Māori language on the radio before 1960
The first radio broadcasts in the Māori language were recordings of songs. On 6 February 1928, Waitangi Day, a programme of Māori history, songs and stories was broadcast across New Zealand. The first regular programme including Māori language was broadcast in 1928 and aimed to improve listeners’ pronunciation of Māori words.
The first programme entirely in Māori began in 1940. It was a news bulletin about the Second World War, and also included local Māori news. The newsreader, Wiremu (Bill) Parker, went on to have a 40-year career in broadcasting.
Other radio shows in the 1940s and 1950s included Nga pao me nga pakiwaitara a te Maori: song and story of the Maori, and Te reo o te Māori, which began in Napier, but was later broadcast nationally.
In 1964 Leo Fowler set up the New Zealand Broadcasting Corporation’s Māori Programmes Section. He and Bill Kerekere often took a mobile broadcasting studio around the country to record important Māori events.
Māori radio, 1960s to 1980s
Te puna wai kōrero, made by the Māori Programmes Section, ran from 1971 to 1996. This long-running English-language programme reflected the interests of Māori.
Māori music was often heard on radio. Māori show bands were broadcast in the 1960s and the pop song ‘Poi e’ was a hit in the 1980s.
First iwi radio station
By the 1970s the number of fluent speakers of Māori had declined, as younger people were not learning the language. People began to argue that Māori should be spoken more widely, including on radio and television, as a way of reviving the language.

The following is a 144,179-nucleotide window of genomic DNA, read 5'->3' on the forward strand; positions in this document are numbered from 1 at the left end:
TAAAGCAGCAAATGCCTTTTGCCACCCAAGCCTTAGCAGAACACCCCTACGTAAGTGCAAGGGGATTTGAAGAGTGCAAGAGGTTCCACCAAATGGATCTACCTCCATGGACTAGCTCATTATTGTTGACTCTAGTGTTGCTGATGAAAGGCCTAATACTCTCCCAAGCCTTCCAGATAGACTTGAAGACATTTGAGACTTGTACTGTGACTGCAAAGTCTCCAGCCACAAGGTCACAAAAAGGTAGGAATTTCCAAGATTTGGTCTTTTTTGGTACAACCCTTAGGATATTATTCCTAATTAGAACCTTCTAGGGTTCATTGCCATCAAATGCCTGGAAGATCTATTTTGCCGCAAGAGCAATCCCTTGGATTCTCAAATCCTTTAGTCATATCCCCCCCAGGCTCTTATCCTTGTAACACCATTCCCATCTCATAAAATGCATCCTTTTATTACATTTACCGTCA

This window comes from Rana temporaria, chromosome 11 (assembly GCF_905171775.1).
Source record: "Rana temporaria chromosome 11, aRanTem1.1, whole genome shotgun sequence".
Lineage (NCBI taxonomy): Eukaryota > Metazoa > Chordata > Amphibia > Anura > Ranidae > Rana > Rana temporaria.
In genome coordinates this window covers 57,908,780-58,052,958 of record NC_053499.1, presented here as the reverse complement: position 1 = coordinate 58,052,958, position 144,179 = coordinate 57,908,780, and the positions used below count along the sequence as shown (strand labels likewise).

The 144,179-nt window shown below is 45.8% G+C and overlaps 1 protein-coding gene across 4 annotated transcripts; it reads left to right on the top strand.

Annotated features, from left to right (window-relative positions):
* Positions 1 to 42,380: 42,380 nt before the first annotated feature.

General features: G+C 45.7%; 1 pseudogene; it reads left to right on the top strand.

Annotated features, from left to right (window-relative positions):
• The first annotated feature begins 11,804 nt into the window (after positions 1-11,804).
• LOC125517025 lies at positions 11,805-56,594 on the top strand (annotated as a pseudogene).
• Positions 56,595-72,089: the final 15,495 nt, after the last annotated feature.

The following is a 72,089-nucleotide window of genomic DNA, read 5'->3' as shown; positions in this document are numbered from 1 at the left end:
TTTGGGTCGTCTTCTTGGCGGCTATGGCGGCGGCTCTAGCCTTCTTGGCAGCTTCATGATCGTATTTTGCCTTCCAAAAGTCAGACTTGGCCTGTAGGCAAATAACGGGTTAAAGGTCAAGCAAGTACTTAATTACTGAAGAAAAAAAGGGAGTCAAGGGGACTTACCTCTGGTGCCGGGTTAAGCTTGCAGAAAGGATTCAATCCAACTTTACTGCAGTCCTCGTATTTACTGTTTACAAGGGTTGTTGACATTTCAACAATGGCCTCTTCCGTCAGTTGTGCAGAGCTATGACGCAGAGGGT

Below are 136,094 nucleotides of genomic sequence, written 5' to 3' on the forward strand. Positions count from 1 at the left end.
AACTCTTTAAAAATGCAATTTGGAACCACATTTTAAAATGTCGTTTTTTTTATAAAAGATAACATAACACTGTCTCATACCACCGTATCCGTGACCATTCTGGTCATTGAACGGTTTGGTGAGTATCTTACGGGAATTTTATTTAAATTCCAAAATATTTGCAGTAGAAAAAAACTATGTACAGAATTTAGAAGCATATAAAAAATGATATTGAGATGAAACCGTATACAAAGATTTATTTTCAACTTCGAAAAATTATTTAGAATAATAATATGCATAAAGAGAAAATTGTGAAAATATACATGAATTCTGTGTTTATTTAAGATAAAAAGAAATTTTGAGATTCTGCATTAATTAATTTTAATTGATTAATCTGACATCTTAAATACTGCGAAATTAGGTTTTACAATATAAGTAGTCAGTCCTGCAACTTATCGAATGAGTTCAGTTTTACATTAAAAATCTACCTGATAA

In 1978 Te Reo o Aotearoa, a new unit of Radio New Zealand (the national public radio broadcaster), was set up to make programmes in Māori and Pacific languages.
Temporary or part-time Māori radio stations began to broadcast in the 1980s. The first permanent Māori radio station, Te Reo Irirangi o Te Upoko o Te Ika, was set up in Wellington in 1987.
The iwi radio network
The first Māori radio stations had little funding and were often run by young people. In 1990 New Zealand on Air – Irirangi te Motu, the government agency that funds broadcasting, started funding iwi radio stations. Te Māngai Pāho, a Māori broadcasting commission, was established in 1993. In 2013 there were 22 iwi radio stations around the country.